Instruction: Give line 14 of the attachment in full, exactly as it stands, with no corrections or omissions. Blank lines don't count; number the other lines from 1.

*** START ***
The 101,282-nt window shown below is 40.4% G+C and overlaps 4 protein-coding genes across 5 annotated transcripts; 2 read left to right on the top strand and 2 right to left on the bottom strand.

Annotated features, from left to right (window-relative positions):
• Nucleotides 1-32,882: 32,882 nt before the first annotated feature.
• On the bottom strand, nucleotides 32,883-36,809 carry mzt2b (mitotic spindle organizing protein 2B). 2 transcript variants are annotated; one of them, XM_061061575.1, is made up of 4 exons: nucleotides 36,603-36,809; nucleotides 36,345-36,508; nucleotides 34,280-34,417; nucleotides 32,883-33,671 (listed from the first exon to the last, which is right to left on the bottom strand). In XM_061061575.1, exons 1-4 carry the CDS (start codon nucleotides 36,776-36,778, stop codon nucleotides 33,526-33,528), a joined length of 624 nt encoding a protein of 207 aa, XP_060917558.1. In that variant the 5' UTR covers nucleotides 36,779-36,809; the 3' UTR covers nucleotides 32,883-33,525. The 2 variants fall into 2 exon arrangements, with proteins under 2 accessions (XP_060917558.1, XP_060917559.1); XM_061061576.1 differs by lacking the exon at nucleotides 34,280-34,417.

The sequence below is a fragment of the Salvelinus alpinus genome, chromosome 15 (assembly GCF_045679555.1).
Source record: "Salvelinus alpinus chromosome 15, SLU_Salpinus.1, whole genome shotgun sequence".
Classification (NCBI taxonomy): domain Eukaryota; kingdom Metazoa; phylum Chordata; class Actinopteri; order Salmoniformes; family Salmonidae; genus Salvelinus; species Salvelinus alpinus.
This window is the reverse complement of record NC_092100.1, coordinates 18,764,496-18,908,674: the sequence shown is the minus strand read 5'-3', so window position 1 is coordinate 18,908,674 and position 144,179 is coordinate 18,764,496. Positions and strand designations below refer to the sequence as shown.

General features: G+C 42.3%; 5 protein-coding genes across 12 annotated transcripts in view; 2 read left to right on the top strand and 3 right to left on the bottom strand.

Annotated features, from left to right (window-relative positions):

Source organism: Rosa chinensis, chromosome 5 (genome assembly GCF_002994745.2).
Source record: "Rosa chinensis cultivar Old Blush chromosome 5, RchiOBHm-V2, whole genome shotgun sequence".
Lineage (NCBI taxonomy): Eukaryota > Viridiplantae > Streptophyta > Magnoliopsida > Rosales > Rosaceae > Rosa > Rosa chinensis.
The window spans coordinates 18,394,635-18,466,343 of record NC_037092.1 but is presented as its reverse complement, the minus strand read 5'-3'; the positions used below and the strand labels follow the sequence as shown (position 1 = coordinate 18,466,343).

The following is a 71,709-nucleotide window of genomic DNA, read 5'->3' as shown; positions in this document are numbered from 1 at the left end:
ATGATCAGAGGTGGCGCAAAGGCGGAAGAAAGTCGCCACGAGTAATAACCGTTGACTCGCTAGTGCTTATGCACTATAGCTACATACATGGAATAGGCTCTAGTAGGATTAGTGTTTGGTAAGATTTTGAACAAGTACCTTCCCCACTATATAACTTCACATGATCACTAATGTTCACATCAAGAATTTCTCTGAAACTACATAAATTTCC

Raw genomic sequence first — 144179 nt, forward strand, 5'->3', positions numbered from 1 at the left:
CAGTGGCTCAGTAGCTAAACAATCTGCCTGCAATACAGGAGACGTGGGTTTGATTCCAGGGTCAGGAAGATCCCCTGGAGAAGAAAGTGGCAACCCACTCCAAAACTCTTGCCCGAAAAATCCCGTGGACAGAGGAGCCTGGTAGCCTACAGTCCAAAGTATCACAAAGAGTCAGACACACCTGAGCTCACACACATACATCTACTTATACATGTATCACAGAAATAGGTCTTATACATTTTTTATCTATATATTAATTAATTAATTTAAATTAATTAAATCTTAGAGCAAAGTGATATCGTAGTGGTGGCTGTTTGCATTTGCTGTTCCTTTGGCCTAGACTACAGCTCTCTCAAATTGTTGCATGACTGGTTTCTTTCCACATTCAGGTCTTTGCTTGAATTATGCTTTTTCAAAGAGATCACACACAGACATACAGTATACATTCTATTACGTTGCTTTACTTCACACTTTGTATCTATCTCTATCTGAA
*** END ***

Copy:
The window spans coordinates 18,394,635-18,466,343 of record NC_037092.1 but is presented as its reverse complement, the minus strand read 5'-3'; the positions used below and the strand labels follow the sequence as shown (position 1 = coordinate 18,466,343).